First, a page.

If you are like me, much of your time is spent ensuring that the classroom learning experience you provide for your students is stimulating, interactive and impactful. But how invested are we in ensuring that what students do outside of class is productive? Based on my anecdotal experience and several studies1,2,3 looking at study strategies employed by students, the answer to this question is not nearly enough! Much like professional athletes or musicians, our students are asked to perform at a high level, mastering advanced, information dense subjects; yet unlike these specialists who have spent years honing the skills of their craft, very few students have had any formal training in the basic skills necessary to learn successfully. It should be no surprise to us that when left to their own devices, our students tend to mismanage their time, fall victim to distractions and gravitate towards low impact or inefficient learning strategies. Even if students are familiar with high impact strategies and how to use them, it is easy for them to default back to bad habits, especially when they are overloaded with work and pressed for time.

Several years ago, I began to seriously think about and research this issue in hopes of developing an evidence-based process that would be easy for students to learn and implement. Out of this work I developed a strategy focused on the development of metacognition – thinking about how one learns. I based it on extensively studied, high impact learning techniques to include: distributed learning, self-testing, interleaving and application practice.4 I call this strategy the S.A.L.A.M.I. method. This method is named after a metaphor used by one of my graduate school professors. He argued that learning is like eating a salami. If you eat the salami one slice at a time, rather than trying to eat the whole salami in one setting, the salami is more likely to stay with you. Many readers will see that this analogy represents the effectiveness of distributed learning over the “binge and purge” method which many of our students gravitate towards.

S.A.L.A.M.I. is a “backronym” for Systematic Approach to Learning And Metacognitive Improvement. The method is structured around typical, daily learning experiences that I refer to as the five S.A.L.A.M.I. steps:

  1. Pre-class preparation
  2. In-class engagement
  3. Post-class review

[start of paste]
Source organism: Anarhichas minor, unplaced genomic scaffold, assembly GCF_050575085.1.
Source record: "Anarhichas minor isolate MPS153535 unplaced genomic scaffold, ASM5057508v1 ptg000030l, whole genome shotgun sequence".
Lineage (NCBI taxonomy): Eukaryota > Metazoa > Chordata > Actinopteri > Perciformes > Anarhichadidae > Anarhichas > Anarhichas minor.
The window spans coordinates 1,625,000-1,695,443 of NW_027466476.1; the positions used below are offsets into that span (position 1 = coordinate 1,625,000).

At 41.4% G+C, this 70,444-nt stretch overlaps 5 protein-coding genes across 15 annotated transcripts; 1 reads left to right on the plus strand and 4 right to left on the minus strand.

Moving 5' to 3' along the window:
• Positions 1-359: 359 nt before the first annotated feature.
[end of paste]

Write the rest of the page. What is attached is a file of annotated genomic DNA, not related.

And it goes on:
4. Pre-exam preparation
  5. Post-assessment review

When teaching the S.A.L.A.M.I. method, I explain how each of the five steps correspond to different “stages” or components of learning (see figure 1). Through mastery of skills associated with each of the five S.A.L.A.M.I. steps, students can more efficiently and effectively master a subject area.

S.A.L.A.M.I. Steps

Figure 1

Despite its simplicity, this model provides a starting point to help students understand that learning is a process that takes time, requires the use of different learning strategies and can benefit from the development of metacognitive awareness. Specific techniques designed to enhance metacognition and learning are employed during each of the five steps, helping students use their time effectively, maximize learning and achieve subject mastery. Describing all the tools and techniques recommended for each of the five steps would be beyond the scope of this post, but I would like to share two that I have found useful for students to evaluate the effectiveness of their learning and make data driven changes to their study strategies.

Let us return to our example of professional athletes and musicians: these individuals maintain high levels of performance by consistently monitoring and evaluating the efficacy of their practice as well as reviewing their performance after games or concerts. If we translate this example to an academic environment, the practice or rehearsal becomes student learning (in and out of class) and the game or concert acts as the assessment.  We often evaluate students’ formative or summative “performances” with grades, written or verbal feedback. But what type of feedback do we give them to help improve the efficacy of their preparation for those “performances?” If we do give them feedback about how to improve their learning process, is it evidenced-based and directed at improving metacognition, or do we simply tell them they need to study harder or join a study group in order to improve their learning? I would contend that we could do more to help students evaluate their approach to learning outside of class and examination performance. This is where a pre-exam checklist and exam wrapper can be helpful.

The inspiration for the pre-exam checklist came from the pre-flight checklist a pilot friend of mine uses to ensure that he and his private aircraft are ready for flight.  I decided to develop a similar tool for my students that would allow them to monitor and evaluate the effectiveness of their preparation for upcoming assessments. The form is based on a series of reflective questions that help students think about the effectiveness of their daily study habits. If used consistently over time and evaluated by a knowledgeable faculty or learning specialist, this tool can help students be more successful in making sustainable, data driven changes in their approach to learning.